Review Summary: Cam's genius lines and expert beat-selection make for an enthralling listen
I’ve been waiting a while to write this review; for the longest time, I just couldn’t figure out the right way to introduce Cam’ron. Really, there isn’t a right way. He’s definitely one of the most bizarre rappers I’ve ever heard, not in the way that Busdriver or Aesop Rock could be called bizarre, but in his own unique way, both on and off the mic. This is a grown man who wears hot pink sweatsuits and bought a hot pink Range Rover, and claims to have created the fashion trend of pink. Even better, following the release of this album, he ditched pink (he even auctioned the car off on eBay), declaring his intentions of releasing a purple liqueur (which he did) and working with scientists to patent a new color (which he didn’t).
Cam is pretty weird.
But let’s get to the music already. Cam’ron’s style is basically a controlled aggression, so that he always seems to sound like he’s bored when he’s rapping but if you mess with him he’ll kill you. He likes to fill up lines with as many rhyming syllables as possible, and has the odd tendency of saying words twice as if to emphasize them:
And I’m loci loci / Leave you pokey-pokey / No Rice-a-roni / That’s the okey-dokey
Sell the information for a dime o’ white, that China China / I’m behind the diner, selling marijuana to a minor minor / Elder fella, lookin for that shine, I’ll shine ya
A subtle touch present on every Cam’ron and Dipset album that I’ve ever heard is Cam’s voiceovers. After about every other line, you can hear Cam’s voice in the background, providing commentary and responding to the lines. The first time I heard him I didn’t notice it or make anything of it, but repeated listens will have you laughing out loud at his genius. Take the line from Take ‘em to Church, a diss track on Ma$e (former affiliate of Big L and Killa Cam turned preacher). The “commentary” is in parentheses.
Not a diss, dogg (NOPE!) / We just heard the frontin’ (heard it!) / Do Harlem a favor (what") get a church or something (or SOMETHING!) / A rec center in the winter where the youth can play / They don’t even shoot the jay / sell drugs, shoot and spray (Damn!) / I’m no better (nope!), still move a deuce a day / That’s two keys, I still move the yay (Gotta eat!)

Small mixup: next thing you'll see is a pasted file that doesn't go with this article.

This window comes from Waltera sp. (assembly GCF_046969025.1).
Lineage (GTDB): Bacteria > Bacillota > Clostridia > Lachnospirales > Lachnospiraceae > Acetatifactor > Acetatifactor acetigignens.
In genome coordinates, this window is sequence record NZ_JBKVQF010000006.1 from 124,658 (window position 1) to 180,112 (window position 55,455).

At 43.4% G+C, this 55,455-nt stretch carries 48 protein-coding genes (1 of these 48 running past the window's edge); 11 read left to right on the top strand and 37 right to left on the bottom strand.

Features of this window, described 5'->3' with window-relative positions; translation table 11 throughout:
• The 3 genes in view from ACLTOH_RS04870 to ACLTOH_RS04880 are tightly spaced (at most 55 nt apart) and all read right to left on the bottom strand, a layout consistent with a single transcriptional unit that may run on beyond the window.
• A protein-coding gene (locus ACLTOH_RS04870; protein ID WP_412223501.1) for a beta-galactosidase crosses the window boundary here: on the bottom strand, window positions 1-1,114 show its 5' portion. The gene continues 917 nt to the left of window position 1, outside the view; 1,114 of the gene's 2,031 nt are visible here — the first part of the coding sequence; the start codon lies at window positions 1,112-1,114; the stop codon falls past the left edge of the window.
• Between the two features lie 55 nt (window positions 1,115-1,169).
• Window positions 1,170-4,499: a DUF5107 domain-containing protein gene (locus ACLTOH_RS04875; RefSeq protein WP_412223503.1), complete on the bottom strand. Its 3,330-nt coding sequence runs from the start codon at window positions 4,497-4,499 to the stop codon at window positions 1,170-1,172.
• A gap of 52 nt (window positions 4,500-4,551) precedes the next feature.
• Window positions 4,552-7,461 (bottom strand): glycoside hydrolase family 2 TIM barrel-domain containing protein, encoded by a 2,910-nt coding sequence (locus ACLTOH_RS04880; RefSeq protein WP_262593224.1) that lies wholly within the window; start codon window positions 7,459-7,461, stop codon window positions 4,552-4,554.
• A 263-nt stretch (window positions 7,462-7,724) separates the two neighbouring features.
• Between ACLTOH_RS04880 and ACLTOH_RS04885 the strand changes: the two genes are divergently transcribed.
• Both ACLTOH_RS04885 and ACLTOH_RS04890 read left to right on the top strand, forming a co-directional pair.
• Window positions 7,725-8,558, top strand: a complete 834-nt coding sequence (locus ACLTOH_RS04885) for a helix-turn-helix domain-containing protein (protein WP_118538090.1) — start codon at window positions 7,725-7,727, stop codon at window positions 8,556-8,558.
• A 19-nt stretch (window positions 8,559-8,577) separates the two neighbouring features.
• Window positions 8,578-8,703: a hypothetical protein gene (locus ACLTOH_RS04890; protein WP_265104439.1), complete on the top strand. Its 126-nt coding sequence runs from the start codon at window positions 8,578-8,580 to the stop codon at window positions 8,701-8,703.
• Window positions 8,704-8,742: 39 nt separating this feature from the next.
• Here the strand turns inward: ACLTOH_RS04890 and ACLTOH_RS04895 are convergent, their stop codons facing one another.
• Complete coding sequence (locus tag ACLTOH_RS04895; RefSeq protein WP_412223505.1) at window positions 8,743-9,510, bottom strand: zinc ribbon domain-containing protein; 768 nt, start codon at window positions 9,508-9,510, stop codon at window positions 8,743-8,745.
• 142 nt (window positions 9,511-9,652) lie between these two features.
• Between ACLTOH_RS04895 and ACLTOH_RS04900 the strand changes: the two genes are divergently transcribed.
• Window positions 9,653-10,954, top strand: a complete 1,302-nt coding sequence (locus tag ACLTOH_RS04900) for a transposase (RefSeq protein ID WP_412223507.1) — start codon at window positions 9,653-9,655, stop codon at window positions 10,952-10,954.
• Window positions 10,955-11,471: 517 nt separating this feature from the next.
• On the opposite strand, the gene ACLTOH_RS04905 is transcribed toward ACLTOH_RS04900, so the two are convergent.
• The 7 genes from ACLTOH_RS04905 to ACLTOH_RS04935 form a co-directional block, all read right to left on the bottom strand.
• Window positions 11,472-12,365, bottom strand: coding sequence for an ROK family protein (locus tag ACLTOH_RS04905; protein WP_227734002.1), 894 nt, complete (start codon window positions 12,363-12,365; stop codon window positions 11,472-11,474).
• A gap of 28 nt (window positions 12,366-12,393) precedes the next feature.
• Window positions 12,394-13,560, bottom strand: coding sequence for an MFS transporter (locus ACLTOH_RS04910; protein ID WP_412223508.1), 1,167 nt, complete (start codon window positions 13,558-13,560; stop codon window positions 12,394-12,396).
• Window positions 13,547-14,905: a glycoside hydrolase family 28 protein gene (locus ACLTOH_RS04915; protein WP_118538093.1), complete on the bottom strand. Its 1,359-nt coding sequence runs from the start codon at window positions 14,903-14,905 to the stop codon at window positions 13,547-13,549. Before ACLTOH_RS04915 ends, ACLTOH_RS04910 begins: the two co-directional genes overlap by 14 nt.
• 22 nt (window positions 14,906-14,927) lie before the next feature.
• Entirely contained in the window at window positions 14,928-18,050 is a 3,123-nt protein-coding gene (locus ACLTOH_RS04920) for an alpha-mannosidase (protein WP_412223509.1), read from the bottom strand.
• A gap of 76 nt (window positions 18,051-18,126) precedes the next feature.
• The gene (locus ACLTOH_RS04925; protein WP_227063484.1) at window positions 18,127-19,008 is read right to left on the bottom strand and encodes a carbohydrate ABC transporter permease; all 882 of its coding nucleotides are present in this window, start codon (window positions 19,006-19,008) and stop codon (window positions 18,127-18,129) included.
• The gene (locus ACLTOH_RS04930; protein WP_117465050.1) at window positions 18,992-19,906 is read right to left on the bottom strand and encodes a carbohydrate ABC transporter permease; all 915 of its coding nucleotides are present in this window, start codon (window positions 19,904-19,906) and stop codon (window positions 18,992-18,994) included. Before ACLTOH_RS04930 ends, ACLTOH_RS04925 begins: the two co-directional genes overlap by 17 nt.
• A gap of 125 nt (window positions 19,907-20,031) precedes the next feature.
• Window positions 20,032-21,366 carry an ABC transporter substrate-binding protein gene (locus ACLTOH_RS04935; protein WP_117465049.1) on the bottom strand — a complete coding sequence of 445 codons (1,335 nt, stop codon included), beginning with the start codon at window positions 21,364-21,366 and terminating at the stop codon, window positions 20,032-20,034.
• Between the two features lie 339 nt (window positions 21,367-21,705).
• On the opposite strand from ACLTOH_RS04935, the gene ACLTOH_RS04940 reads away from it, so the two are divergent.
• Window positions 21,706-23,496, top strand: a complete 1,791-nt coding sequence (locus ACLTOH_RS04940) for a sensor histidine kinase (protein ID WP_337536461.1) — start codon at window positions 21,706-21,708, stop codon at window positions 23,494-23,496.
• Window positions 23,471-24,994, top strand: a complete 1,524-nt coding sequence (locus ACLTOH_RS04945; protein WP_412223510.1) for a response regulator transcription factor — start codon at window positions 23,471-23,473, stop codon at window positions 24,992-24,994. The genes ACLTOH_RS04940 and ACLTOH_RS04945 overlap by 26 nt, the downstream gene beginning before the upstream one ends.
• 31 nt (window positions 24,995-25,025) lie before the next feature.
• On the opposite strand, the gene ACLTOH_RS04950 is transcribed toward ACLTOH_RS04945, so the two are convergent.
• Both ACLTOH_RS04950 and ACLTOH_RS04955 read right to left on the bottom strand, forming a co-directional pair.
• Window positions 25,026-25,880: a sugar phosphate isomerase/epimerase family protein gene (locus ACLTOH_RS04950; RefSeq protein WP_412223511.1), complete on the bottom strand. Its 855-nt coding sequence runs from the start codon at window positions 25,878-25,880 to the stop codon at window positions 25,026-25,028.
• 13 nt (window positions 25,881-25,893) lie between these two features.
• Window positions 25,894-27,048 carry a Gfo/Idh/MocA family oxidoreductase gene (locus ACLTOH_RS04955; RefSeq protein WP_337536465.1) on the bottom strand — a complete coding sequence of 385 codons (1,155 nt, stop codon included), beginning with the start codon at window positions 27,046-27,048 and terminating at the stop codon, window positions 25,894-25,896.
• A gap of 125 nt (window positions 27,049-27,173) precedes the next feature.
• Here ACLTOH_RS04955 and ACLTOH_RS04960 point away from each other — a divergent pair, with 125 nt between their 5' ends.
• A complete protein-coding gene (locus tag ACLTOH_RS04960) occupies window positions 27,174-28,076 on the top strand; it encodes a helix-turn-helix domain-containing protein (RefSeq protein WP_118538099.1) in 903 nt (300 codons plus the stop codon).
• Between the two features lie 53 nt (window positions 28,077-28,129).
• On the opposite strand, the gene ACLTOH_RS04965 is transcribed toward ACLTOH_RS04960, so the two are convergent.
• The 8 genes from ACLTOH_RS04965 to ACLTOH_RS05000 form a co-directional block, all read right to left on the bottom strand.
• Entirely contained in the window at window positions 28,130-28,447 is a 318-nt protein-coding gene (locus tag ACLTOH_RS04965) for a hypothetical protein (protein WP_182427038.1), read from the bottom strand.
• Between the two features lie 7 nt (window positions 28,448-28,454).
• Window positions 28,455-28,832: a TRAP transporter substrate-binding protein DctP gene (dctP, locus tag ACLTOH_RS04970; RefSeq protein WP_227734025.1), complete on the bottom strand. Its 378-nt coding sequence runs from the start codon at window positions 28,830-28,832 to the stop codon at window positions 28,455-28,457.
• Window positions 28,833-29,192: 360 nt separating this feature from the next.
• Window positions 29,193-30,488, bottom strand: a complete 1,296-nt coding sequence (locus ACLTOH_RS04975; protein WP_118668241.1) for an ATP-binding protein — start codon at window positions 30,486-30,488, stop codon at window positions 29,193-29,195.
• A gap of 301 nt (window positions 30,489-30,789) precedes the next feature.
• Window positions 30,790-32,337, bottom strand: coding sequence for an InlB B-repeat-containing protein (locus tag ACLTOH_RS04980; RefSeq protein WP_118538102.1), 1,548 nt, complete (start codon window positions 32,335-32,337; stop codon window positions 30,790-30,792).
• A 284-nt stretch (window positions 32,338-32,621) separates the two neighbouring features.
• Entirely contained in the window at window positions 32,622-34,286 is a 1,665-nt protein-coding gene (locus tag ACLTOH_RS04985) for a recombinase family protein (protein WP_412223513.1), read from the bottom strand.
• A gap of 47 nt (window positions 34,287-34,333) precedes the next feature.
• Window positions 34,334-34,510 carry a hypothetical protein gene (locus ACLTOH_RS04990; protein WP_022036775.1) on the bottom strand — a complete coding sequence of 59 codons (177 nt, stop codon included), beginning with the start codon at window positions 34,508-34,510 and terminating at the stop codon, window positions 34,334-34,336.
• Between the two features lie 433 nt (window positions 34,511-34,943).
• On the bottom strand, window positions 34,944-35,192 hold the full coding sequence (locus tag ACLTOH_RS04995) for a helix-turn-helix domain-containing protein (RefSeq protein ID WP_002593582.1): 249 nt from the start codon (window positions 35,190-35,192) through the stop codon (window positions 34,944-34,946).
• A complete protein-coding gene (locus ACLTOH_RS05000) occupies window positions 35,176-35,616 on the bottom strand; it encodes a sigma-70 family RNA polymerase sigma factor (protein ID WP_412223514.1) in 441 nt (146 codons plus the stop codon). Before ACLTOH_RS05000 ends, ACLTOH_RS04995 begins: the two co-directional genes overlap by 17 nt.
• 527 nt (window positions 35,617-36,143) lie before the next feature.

I could spend all day quoting my favorite lines, but for now, I’ll just leave you with one hilarious metaphor from the song “Down and Out”, where Cam’ron compares all the fur in his closet to a pet cemetery.
Cop me Air 1s, hon, lime and red / You got pets" Me too. Mines are dead, doggy / Fox, minks, gators, that’s necessary / accessories, my closet’s pet cemetery / I get approached by animal activists / I live in a zoo, I run scandals with savages
I don’t think Cam has any person on his level as a rapper, but the one rapper similar to his laid-back, zany style is MF Doom, a rapper I’m sure is familiar to many readers. For those unsure about this comparison, just picture in your head MF Doom rapping the lines “*** it, bucket by Osh Kosh B’gosh / Golly I’m gully! Look at his galoshes / Gucci, gold, platinum plaque collages” (from a track off Diplomatic Immunity 1).
Of course, Cam’s rhymes are only one part of the equation. The production on this album is absolutely stellar, leading even those with no love for Cam to praise the album for its beats alone. Kanye produces two beats on here (Down and Out and Dipset Forever), and famed Dipset producers Heatmakerz handle two as well (More Gangsta Music and Killa Cam). Continuing Cam’s penchant for bizarre samples (the first Diplomatic Immunity album featured more than one track utilizing 80’s hair metal), ‘Girls’ samples Cindy Lauper’s hit ‘Girls Just Wanna Have Fun’ and ‘Get ‘em Girls’ interpolates the music from Carmina Burana. There’s not a single track on this album that I can’t bob my head to.
All in all, Cam's infectious personality makes this album a personal classic. Listening to this album made me fall in love with him and the Dipset, and I heavily recommend this to fans of real hip hop.